Recent data from golf-retail research firm Golf Datatech show that the sale of hard goods (clubs, balls, bags, shoes and gloves) through the first six months of the year are higher than or equal to 12 of the previous 17 years. Is the trend line down from the somewhat freakish highs of 2006-'08? Yes. But there are unquestionable categories of enthusiasm this year. Iron sales, the largest purchase a golfer makes, have been up this year. The wedge market, thought to be dead after the USGA rolled back groove performance, has been consistently up this year. Even the footwear market has been an important, steady source of revenue. Callaway Golf just announced its second-quarter earnings and noted its sales for the first half of 2014 were up 9 percent, with growth in all categories, including woods (up 8 percent), irons (up 14 percent), putters (up 9 percent) and golf balls (up 7 percent).

A good part from the article.

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Yes. Perhaps we can run a quick poll on how many TST'ers know a golfer (1st or 2nd degree connection) who has quit the game in the past 3-4 years. They may know someone who plays less now due to family obligations, but I'll be interested to see how the results comes out.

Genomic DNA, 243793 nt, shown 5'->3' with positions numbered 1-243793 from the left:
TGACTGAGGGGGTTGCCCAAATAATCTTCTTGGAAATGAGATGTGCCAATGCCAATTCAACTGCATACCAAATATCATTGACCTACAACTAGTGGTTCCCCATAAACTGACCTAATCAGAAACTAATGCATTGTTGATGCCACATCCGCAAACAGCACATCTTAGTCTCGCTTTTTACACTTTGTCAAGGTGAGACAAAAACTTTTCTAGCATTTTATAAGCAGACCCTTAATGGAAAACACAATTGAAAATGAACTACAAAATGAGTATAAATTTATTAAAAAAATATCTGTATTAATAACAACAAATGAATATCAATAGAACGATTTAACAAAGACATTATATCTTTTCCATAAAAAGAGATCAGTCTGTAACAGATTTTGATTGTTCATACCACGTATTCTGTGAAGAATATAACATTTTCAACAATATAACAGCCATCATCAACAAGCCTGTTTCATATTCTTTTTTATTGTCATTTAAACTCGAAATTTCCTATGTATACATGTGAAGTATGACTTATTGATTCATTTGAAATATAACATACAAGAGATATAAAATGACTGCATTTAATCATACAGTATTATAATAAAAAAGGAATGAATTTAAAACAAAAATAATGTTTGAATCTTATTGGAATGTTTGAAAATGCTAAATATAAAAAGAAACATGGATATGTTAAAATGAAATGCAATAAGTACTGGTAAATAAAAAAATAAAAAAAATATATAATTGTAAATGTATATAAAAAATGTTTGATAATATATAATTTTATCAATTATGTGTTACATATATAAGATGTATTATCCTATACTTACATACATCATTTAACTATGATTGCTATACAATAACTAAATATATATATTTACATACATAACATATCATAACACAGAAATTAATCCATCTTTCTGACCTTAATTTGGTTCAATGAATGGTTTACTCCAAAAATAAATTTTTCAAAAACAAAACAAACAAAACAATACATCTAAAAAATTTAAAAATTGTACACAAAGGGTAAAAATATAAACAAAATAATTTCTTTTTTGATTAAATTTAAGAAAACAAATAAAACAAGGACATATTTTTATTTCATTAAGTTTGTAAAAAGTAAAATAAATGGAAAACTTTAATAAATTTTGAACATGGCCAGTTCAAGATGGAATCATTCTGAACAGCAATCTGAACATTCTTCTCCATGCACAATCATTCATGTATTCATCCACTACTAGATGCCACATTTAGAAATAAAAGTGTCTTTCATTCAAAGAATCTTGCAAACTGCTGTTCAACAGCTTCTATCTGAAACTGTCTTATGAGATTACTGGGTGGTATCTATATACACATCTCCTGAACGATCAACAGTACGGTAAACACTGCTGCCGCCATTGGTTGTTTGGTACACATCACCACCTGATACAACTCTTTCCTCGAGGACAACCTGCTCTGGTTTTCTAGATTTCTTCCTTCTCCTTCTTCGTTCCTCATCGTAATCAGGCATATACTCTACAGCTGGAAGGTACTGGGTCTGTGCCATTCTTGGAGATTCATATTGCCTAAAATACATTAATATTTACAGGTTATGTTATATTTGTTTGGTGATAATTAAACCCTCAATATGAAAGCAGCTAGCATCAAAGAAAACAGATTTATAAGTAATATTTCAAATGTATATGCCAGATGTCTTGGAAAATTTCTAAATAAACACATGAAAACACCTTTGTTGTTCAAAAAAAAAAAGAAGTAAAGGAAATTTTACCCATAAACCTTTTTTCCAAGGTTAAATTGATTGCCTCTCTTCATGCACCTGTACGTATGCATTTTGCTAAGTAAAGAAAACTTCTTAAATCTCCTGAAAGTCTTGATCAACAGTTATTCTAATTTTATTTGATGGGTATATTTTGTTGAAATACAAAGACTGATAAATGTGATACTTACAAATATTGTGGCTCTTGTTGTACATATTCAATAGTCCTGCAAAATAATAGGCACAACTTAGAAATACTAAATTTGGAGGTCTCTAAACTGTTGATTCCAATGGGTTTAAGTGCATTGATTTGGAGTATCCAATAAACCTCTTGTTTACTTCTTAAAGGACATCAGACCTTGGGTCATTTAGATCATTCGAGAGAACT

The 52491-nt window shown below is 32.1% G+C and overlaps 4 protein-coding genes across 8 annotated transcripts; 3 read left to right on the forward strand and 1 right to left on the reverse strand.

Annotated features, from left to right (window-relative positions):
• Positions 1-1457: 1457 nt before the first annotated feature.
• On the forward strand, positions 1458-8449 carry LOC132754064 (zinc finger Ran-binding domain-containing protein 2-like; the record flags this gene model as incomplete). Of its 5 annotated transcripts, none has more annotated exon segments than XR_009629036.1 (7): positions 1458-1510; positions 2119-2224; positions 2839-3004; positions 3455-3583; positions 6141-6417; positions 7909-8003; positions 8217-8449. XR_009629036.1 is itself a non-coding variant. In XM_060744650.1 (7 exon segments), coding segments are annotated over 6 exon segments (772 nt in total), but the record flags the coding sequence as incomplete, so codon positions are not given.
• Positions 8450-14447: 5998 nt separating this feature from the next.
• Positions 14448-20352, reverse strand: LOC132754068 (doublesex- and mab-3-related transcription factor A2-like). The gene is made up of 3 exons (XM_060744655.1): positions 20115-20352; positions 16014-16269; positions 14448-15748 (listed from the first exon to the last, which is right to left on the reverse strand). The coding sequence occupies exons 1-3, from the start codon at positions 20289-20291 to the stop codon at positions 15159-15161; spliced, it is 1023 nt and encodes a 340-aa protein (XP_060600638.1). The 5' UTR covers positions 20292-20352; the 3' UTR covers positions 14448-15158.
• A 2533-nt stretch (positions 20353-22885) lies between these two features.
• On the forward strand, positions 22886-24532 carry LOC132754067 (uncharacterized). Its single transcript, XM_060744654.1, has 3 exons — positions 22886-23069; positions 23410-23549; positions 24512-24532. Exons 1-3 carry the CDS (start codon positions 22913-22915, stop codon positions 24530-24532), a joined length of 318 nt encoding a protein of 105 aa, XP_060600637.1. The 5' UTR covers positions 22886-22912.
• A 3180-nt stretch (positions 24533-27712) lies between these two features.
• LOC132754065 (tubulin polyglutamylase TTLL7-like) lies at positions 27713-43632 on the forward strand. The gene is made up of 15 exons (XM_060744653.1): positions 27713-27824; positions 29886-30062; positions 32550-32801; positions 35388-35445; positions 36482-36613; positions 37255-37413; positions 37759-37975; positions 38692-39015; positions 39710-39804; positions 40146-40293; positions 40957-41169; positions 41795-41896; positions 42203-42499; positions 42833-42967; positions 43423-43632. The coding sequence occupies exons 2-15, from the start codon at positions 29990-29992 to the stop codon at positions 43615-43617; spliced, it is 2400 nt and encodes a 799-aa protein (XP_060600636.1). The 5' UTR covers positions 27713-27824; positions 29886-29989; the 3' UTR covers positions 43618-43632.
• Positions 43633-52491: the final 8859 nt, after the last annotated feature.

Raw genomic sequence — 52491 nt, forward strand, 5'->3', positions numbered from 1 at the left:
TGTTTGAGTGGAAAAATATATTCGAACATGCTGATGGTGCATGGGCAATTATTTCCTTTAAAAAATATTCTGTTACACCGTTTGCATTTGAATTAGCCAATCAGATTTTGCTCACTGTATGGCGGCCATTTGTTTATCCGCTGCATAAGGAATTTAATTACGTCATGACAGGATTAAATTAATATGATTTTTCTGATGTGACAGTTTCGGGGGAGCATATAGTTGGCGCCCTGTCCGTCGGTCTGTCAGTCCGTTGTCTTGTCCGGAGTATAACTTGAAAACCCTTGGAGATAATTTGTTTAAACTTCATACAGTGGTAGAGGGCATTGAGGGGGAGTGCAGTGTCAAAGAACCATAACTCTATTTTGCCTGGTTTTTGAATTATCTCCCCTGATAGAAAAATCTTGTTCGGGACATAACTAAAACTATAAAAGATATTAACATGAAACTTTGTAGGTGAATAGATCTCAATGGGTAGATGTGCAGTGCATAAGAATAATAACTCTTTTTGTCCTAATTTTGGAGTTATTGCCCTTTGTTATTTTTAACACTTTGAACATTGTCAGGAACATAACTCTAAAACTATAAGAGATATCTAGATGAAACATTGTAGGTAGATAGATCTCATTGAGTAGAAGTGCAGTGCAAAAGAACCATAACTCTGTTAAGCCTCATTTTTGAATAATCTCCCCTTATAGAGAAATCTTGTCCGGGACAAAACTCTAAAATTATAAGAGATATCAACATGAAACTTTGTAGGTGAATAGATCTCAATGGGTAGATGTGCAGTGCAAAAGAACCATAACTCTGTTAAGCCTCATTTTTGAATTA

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Yes. Perhaps we can run a quick poll on how many TST'ers know a golfer (1st or 2nd degree connection) who has quit the game in the past 3-4 years. They may know someone who plays less now due to family obligations, but I'll be interested to see how the results comes out.


I can't think of any. I started again in 2012 and the same regulars are there every time I go, it's like walking into Cheers. I've even started to recognize the sneaky, hermit types that come out late in the afternoon and play alone. A couple of months ago it got so bad on weekends I don't even go out unless I see blocks of open times or get an invite to a private course. A typical Sat-Sun will have 250 golfers out there during peak hours. And that's on out of the way rural courses. I don't even bother with metro area courses, like going to a theme park on kids free day.

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Perhaps the golf business is hurting because the market is oversaturated? I mean really, how many new clubs does TM need to release each year?